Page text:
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Fair is Foul and Foul is Fair: Changes to CompTIA’s Network+ Certification

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On a rotating basis every year, there is a new version of one set of the IT certification exams from CompTIA that are tied to ISO certification: A+, Security+, and Network+. This year, the updates are to the Network+ exam (expected to go live by the end of the year) and while sometimes these revisions can be described as revolutionary, the changes from the current version of Network+ (known as N10-004 and/or “2009 Edition”) to N10-005 are merely evolutionary. Aside from a few new technologies that have been added to keep the coverage current, most of the changes center on a rearrangement of the domains and objectives. What once was covered beneath a particular domain is now covered beneath another, and so on.
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On a rotating basis every year, there is a new version of one set of the IT certification exams from CompTIA that are tied to ISO certification: A+, Security+, and Network+. This year, the updates are to the Network+ exam (expected to go live by the end of the year) and while sometimes these revisions can be described as revolutionary, the changes from the current version of Network+ (known as N10-004 and/or “2009 Edition”) to N10-005 are merely evolutionary. Aside from a few new technologies that have been added to keep the coverage current, most of the changes center on a rearrangement of the domains and objectives. What once was covered beneath a particular domain is now covered beneath another, and so on.

In this article, we will look at the changes and then some of the key specifics.

Change in Purpose

The exam is still aimed at authenticating knowledge of those working in IT networking with 9-12 months of work experience. While A+ certification—or equivalent knowledge—is not a requirement, it is still recommended. A slight tweak in what CompTIA defines the purpose of the exam to be has occurred and is worth scrutinizing.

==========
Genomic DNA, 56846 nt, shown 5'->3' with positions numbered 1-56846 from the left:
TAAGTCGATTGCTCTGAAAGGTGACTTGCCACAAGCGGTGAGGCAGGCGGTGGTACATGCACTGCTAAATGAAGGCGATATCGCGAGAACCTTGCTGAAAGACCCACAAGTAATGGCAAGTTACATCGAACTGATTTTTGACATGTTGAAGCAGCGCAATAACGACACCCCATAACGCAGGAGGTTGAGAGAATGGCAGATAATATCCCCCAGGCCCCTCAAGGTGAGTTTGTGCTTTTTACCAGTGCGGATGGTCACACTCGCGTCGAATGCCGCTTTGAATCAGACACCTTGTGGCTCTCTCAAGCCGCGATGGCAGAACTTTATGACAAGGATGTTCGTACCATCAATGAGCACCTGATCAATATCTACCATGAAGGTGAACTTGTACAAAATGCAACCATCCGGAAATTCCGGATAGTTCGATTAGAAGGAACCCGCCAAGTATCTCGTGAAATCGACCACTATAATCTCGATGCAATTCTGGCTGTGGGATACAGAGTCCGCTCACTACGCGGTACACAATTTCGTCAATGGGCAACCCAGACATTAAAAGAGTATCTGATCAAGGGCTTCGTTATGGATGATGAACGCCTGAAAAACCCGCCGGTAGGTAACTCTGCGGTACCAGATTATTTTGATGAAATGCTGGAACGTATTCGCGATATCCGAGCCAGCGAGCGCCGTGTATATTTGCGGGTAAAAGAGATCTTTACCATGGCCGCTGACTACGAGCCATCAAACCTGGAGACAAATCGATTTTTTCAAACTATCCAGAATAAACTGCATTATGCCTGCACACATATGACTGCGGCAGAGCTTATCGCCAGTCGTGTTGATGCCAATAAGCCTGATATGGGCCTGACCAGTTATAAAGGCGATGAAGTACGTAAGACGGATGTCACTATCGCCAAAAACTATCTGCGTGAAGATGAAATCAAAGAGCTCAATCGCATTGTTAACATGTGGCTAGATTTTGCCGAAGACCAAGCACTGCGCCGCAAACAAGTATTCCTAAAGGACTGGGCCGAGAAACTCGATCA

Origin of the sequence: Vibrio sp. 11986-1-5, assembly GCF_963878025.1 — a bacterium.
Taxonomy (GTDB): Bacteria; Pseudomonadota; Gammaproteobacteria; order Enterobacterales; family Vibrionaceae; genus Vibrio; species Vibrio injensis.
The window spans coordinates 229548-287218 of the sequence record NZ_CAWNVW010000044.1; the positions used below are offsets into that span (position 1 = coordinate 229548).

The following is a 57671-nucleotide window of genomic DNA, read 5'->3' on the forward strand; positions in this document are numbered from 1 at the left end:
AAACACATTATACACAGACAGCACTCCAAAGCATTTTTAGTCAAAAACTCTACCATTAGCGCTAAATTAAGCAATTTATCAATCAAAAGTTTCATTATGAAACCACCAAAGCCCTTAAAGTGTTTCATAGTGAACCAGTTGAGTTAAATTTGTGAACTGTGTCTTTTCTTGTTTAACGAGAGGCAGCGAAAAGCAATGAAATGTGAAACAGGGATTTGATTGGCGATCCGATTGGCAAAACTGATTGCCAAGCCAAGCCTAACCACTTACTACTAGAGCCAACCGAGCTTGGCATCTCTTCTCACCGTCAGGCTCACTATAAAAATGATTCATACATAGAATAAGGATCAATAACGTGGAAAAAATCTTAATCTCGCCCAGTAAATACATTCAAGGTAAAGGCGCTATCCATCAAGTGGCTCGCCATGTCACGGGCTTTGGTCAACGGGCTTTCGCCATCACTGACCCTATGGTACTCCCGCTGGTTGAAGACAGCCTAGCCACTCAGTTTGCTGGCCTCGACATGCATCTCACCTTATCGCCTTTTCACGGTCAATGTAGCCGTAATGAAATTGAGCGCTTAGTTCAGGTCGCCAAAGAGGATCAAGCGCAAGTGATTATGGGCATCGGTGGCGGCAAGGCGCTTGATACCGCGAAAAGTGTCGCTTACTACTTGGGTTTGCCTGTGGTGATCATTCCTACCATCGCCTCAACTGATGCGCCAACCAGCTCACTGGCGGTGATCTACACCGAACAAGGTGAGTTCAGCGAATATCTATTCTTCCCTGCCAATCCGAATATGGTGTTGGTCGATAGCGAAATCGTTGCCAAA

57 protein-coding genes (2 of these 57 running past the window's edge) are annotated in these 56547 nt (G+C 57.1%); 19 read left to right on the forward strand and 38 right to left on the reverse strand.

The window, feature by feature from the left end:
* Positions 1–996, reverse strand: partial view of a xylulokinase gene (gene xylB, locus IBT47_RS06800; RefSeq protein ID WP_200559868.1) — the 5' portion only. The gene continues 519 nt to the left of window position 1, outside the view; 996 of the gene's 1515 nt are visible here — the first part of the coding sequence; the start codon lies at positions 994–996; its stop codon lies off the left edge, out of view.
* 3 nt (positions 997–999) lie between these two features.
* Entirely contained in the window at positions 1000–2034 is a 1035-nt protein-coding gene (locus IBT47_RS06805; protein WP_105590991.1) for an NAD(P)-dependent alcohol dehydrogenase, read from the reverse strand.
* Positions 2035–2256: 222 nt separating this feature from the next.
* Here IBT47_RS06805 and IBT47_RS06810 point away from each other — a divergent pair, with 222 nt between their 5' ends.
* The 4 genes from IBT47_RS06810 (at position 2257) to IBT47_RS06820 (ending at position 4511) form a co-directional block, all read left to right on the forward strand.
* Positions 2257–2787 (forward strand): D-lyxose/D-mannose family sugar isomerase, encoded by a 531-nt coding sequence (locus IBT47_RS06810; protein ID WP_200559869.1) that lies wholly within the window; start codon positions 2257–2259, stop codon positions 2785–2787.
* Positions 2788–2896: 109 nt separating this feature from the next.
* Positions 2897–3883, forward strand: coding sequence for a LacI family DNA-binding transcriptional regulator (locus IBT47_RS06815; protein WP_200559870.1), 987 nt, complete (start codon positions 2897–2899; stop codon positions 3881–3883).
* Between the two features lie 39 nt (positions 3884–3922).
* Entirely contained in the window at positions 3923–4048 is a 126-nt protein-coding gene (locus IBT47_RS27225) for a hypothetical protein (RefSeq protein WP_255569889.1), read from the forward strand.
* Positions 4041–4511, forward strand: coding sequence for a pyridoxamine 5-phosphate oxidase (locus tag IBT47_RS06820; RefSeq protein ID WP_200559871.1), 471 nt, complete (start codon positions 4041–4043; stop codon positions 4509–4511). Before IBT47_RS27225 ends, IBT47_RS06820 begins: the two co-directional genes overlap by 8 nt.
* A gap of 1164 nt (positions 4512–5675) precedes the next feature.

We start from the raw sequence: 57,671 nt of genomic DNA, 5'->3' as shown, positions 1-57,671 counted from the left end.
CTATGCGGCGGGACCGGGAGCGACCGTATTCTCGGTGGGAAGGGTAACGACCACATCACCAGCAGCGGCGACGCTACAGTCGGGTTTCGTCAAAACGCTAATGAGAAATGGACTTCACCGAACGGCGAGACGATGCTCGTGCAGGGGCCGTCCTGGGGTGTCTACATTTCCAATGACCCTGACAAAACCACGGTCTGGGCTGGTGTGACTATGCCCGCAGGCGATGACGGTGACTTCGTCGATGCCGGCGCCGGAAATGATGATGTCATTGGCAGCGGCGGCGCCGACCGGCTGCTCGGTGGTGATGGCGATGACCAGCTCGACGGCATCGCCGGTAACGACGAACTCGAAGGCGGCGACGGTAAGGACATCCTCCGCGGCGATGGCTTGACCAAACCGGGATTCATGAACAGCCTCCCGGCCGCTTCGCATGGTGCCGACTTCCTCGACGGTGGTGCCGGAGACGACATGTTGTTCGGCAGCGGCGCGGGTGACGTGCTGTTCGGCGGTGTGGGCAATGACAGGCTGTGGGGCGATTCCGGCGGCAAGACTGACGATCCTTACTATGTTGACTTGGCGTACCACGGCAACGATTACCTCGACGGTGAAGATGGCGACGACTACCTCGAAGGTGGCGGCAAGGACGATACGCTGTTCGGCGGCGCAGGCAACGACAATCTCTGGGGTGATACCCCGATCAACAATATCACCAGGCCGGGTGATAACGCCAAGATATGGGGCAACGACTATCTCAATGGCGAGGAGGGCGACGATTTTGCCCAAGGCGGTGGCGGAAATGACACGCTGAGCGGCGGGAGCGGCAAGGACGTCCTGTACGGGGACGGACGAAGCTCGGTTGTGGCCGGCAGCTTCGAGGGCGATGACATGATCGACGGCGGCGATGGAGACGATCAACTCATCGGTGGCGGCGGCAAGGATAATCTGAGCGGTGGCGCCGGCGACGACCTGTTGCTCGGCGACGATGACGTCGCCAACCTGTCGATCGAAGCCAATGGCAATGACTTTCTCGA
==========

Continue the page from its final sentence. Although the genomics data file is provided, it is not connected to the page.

In the older version, the certification “ensures that the successful candidate has the important knowledge and skills necessary to manage, maintain, troubleshoot, install, operate and configure basic network infrastructure, describe networking technologies, basic design principles, and adhere to wiring standards and use testing tools.”

With N10-005, this exam “will certify that the successful candidate has the knowledge and skills required to implement a defined network architecture with basic network security. Furthermore, a successful candidate will be able to configure, maintain, and troubleshoot network devices using appropriate network tools and understand the features and purpose of network technologies. Candidates will be able to make basic solution recommendations, analyze network traffic, and be familiar with common protocols and media types.”

As minor at it may at first seem, it is worth noting the change in purpose from focusing on the certification to the exam. The purpose of the exam is to authenticate now, instead of that being the purpose of the certification. A leading reason for this can be linked to the new limitations on the life of certification. Instead of being good for life, as of January 1st of this year, the certification has a life of three years, during which candidates must continue their education in order to keep it from expiring (see the policy here). By making the exam “certify” instead of the certification “ensure” it redirects to this moment in time and the transitory nature of “knowledge and skills.”

The second item of note is that the word “security” failed to appear in the older definition and is included in the very first sentence defining purpose now: “with basic network security.” The biggest change in all the domains is a 73% increase in the weighting of the Network Security domain. Most of the topics (with the biggest exception being wireless) in the domain on N10-005 were there on the older version of the exam as well but the domain was not considered nearly as valuable as it is now. Not only does this make the A+ a recommended certification prior to attempting Network+, but I would also recommend studying for Security+ as well, since so many of the topics overlap with knowledge you are now expected to know for this exam.